Remember to regularly update your privacy settings in your different social media accounts. Facebook’s default privacy setting, for example, is set to everyone, so if you haven’t changed yours, the whole world will be able to see your wall posts, your pictures and videos, what your friends post on your wall, what pictures and videos you’re tagged in, and so on. So if you don’t want the whole world to know what you’ve been up to last night, better change your account to “Friends Only.”
What happens with friends, doesn’t stay with friends only
But the problem with keeping it Friends Only is the fact that your friends also have the option of reposting or retweeting your content. So even if you’re resting easy because you think only a few friends can read your post, you may be surprised that one of your friends have decided to repost what you said because it was so interesting, and so the trail leads back to you.
Basically, a good rule of thumb is that: if you don’t want a stranger or possibly your clients or employers to read it, then don’t post it. It’s also not a good idea to have your email address, phone number and address on display in your social media accounts, even if it’s placed on Friends Only. And be wary every time you join an application or click on a link – do you know that these applications can typically access your personal information?
Free may not really be free
In October 2010, it was discovered that Farmville, a Facebook game owned by Zynga, was transmitting people’s private information to tracking companies and Internet advertising. Though Facebook and Zynga immediately took actions to fix the situation, it’s still best to be cautious about the information you’re letting applications and games access about you.
Privacy and passwords are the gateway to your online identity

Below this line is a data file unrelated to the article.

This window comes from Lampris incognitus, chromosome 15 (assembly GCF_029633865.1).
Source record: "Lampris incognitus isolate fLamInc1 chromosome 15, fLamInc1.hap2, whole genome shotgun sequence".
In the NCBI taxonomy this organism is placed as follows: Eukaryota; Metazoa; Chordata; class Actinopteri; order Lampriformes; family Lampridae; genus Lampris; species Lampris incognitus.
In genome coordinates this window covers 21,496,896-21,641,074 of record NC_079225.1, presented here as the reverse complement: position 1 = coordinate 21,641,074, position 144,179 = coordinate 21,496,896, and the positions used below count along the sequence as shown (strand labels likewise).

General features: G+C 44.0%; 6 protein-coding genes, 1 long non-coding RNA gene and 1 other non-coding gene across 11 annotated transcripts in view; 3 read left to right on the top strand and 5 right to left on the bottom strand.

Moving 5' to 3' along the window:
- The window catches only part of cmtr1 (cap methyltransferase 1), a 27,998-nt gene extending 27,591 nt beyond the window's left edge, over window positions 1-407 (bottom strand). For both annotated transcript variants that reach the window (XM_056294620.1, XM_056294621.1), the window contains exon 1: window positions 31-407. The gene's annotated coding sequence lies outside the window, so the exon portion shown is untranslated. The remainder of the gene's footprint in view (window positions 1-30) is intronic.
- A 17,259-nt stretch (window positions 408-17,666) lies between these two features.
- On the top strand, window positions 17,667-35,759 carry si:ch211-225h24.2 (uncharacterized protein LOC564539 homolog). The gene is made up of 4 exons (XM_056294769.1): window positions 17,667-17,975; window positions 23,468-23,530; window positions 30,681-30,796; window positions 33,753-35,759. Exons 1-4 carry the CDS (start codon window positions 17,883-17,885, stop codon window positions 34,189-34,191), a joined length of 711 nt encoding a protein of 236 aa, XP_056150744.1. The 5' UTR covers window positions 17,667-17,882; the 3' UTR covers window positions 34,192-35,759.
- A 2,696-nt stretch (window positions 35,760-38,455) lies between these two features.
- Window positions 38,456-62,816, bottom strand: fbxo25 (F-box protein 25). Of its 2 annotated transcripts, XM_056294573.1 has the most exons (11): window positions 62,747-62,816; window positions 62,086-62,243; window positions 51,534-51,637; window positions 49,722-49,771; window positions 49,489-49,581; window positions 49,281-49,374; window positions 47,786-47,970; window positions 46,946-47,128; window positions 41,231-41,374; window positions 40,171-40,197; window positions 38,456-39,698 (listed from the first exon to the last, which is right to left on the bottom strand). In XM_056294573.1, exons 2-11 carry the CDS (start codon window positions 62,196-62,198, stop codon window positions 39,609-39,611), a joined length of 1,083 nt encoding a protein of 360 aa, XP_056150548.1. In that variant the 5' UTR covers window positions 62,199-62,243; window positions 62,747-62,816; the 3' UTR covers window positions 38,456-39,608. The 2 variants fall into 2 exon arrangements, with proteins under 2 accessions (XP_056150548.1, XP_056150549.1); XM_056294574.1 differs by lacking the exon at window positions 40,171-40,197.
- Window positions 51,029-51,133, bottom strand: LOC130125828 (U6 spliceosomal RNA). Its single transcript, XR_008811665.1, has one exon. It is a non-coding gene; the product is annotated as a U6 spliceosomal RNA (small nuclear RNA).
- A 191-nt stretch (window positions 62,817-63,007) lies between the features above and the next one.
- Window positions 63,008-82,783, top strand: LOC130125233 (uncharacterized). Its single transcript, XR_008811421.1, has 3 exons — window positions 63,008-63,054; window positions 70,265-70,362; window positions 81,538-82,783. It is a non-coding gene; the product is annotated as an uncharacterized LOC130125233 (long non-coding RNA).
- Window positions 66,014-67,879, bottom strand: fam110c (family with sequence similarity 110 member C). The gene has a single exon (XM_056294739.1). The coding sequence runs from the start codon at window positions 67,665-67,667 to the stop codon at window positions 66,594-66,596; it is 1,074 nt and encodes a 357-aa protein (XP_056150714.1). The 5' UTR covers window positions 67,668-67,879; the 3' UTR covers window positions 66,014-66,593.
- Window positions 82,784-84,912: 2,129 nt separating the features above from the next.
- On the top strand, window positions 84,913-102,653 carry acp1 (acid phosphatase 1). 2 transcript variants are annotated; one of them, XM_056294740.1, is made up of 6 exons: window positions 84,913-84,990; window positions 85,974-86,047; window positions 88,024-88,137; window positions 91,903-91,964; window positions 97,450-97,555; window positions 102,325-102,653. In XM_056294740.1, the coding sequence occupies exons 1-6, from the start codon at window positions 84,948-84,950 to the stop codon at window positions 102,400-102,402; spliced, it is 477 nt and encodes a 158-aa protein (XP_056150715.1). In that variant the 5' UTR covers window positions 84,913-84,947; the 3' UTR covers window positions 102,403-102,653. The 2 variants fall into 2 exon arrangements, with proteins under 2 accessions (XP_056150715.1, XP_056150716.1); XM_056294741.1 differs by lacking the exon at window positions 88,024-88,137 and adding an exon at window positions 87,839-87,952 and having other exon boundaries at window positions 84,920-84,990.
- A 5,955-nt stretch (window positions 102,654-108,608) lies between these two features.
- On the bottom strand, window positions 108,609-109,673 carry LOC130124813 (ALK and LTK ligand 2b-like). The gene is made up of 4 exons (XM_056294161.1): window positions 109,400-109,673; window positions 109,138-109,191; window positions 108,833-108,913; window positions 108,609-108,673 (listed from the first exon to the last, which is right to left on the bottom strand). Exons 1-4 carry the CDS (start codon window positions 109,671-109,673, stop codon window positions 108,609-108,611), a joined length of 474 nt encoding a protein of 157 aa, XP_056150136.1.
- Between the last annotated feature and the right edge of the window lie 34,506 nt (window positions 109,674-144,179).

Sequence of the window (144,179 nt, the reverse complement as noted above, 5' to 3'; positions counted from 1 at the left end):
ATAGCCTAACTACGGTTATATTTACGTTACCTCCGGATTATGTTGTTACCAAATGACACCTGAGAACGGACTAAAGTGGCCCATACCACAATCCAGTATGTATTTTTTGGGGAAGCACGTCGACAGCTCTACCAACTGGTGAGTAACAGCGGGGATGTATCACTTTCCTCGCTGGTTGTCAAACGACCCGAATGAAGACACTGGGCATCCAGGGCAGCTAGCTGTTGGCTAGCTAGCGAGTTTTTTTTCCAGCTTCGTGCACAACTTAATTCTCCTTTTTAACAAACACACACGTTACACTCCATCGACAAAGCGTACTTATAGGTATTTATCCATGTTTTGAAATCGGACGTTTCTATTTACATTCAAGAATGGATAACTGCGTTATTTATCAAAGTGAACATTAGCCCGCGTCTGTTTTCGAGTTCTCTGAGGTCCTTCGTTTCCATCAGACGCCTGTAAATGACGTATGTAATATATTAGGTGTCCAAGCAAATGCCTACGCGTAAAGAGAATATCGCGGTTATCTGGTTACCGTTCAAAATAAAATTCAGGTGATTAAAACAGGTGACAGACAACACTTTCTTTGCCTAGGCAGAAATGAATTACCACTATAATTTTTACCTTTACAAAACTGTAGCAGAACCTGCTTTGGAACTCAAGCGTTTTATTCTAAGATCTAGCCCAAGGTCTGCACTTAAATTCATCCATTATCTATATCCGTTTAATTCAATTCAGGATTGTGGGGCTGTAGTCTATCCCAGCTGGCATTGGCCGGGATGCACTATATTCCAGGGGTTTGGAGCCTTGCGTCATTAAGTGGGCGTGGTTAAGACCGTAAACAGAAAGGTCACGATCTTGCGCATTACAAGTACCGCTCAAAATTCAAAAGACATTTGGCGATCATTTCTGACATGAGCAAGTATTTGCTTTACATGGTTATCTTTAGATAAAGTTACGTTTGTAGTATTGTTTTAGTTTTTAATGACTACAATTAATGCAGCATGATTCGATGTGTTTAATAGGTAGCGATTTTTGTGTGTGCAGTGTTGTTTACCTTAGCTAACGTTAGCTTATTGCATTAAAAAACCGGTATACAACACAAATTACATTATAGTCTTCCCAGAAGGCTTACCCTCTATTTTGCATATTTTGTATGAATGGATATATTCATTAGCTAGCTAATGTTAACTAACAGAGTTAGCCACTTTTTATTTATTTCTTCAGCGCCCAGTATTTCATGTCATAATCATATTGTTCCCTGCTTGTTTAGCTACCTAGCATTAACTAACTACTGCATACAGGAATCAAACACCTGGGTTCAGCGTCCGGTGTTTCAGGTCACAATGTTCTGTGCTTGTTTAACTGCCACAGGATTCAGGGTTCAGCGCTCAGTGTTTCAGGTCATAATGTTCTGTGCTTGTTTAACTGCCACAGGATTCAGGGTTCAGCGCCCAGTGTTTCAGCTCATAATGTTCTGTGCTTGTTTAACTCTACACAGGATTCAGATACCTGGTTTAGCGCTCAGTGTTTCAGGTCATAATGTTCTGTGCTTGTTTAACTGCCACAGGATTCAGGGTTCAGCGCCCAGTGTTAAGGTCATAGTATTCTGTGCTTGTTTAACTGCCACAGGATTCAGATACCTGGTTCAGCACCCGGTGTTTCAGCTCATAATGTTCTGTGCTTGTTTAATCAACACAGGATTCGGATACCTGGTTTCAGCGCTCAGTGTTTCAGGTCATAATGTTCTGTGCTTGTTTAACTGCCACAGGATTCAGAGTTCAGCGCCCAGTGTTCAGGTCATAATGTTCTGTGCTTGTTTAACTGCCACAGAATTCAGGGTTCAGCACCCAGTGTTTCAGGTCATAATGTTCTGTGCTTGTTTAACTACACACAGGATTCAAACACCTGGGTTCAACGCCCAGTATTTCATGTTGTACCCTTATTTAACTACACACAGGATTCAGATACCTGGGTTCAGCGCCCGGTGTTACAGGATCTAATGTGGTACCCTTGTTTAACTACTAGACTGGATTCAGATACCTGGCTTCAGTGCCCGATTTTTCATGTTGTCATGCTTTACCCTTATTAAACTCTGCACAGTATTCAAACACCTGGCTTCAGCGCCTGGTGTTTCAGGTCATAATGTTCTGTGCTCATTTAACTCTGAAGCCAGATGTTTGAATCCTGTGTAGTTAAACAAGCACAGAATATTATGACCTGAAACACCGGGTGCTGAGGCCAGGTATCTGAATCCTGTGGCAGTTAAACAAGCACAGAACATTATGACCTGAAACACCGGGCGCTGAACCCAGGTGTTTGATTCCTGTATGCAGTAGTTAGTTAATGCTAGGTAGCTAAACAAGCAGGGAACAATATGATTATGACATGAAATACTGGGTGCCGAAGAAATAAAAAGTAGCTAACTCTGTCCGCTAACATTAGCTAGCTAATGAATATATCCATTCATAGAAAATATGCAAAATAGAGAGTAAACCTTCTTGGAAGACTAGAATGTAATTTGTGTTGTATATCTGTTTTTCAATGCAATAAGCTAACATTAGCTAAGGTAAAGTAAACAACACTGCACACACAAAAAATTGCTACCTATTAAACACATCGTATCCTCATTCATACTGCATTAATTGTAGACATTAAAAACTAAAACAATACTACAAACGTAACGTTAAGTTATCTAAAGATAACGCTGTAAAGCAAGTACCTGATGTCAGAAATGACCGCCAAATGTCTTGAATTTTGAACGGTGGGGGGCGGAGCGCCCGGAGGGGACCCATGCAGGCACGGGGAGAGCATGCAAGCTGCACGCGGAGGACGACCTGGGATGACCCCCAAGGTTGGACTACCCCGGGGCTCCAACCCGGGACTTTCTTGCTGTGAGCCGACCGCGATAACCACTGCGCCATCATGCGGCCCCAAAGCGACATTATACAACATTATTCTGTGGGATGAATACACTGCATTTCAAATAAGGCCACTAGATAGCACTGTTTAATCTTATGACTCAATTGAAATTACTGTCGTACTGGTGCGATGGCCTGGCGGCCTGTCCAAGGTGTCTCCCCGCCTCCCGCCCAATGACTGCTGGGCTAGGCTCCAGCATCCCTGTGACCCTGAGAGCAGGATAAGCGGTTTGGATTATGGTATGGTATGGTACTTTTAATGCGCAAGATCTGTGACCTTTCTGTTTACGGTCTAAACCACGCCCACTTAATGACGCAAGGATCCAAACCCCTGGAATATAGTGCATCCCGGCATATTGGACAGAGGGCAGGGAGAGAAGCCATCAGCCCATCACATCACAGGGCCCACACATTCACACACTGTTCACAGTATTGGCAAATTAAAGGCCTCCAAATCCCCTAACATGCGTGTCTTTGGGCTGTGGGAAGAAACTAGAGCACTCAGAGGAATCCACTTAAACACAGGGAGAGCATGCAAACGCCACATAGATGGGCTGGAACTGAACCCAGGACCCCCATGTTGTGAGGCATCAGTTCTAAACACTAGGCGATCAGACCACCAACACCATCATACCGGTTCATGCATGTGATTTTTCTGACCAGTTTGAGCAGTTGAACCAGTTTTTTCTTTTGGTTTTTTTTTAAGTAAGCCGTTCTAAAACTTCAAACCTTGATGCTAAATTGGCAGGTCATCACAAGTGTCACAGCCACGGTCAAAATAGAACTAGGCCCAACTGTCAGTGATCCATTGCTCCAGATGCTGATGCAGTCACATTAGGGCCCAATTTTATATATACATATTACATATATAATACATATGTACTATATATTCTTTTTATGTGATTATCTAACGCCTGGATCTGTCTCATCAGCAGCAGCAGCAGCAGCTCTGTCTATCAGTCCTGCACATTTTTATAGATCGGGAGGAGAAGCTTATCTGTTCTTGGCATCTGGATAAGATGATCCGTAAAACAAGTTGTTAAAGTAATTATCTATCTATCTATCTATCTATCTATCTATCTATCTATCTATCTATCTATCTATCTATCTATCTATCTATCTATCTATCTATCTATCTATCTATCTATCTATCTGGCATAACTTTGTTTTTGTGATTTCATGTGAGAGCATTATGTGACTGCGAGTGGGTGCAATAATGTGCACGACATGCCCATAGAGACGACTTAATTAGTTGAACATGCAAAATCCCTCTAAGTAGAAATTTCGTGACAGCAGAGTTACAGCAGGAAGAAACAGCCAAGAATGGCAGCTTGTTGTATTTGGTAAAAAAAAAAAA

Guard your privacy and password as if they were your reputation – because they are! Be more careful with your private information, especially nowadays, with hackers rampant everywhere. Make sure to regularly change your passwords, as you don’t want these compromised.
One option for you to protect yourself is to change your browser settings on Facebook. Use the more secure “HTTPS” settings, which will encrypt your login cookies and data so other programs may not access them. To change your setting, simply go to the Account tab on your Facebook and then click on Account Security. Remember that if you use this setting, you won’t be able to access any application or game.
Also, make sure that you access your email and social media accounts on a secure Internet connection. Free WiFi is definitely not secure, so you should avoid accessing your accounts when you’re using it. Use secure connections such as wireless connection, password-encrypted LAN and hotspot.
Reputations proceed you and live “forever” or at least for seven years on a social media background check. Seven years from now, will you be proud of what you just posted?
Maria Elena Duron, CEO (chief engagement officer), buzz2bucks | a word of mouth marketing firm, is skilled at making networks “work” and harnessing powerful online and offline buzz, she facilitates online visibility services and word of mouth coaching and workshops – taking companies and professionals from buzz-worthy to bucks-worthy.